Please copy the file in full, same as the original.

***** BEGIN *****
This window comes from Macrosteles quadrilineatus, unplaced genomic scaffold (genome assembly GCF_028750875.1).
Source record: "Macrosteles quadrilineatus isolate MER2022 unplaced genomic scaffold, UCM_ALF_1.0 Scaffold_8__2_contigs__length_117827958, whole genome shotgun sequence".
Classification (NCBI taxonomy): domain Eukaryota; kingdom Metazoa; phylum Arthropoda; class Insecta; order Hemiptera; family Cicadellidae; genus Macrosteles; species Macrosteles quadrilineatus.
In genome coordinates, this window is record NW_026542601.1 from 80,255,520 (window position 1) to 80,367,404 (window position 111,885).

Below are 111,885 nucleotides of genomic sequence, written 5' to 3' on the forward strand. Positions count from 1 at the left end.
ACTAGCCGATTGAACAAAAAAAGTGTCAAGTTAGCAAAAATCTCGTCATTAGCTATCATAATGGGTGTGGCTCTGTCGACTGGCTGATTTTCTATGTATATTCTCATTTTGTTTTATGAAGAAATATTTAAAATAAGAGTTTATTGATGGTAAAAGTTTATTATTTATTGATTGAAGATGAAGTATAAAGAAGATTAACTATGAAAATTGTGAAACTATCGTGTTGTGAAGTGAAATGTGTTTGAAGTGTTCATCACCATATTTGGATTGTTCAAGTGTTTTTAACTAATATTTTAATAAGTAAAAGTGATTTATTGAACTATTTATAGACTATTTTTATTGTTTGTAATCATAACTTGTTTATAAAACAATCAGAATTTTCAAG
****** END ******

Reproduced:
This window comes from Macrosteles quadrilineatus, unplaced genomic scaffold (genome assembly GCF_028750875.1).
Source record: "Macrosteles quadrilineatus isolate MER2022 unplaced genomic scaffold, UCM_ALF_1.0 Scaffold_8__2_contigs__length_117827958, whole genome shotgun sequence".
Classification (NCBI taxonomy): domain Eukaryota; kingdom Metazoa; phylum Arthropoda; class Insecta; order Hemiptera; family Cicadellidae; genus Macrosteles; species Macrosteles quadrilineatus.
In genome coordinates, this window is record NW_026542601.1 from 80,255,520 (window position 1) to 80,367,404 (window position 111,885).

Below are 111,885 nucleotides of genomic sequence, written 5' to 3' on the forward strand. Positions count from 1 at the left end.
ACTAGCCGATTGAACAAAAAAAGTGTCAAGTTAGCAAAAATCTCGTCATTAGCTATCATAATGGGTGTGGCTCTGTCGACTGGCTGATTTTCTATGTATATTCTCATTTTGTTTTATGAAGAAATATTTAAAATAAGAGTTTATTGATGGTAAAAGTTTATTATTTATTGATTGAAGATGAAGTATAAAGAAGATTAACTATGAAAATTGTGAAACTATCGTGTTGTGAAGTGAAATGTGTTTGAAGTGTTCATCACCATATTTGGATTGTTCAAGTGTTTTTAACTAATATTTTAATAAGTAAAAGTGATTTATTGAACTATTTATAGACTATTTTTATTGTTTGTAATCATAACTTGTTTATAAAACAATCAGAATTTTCAAG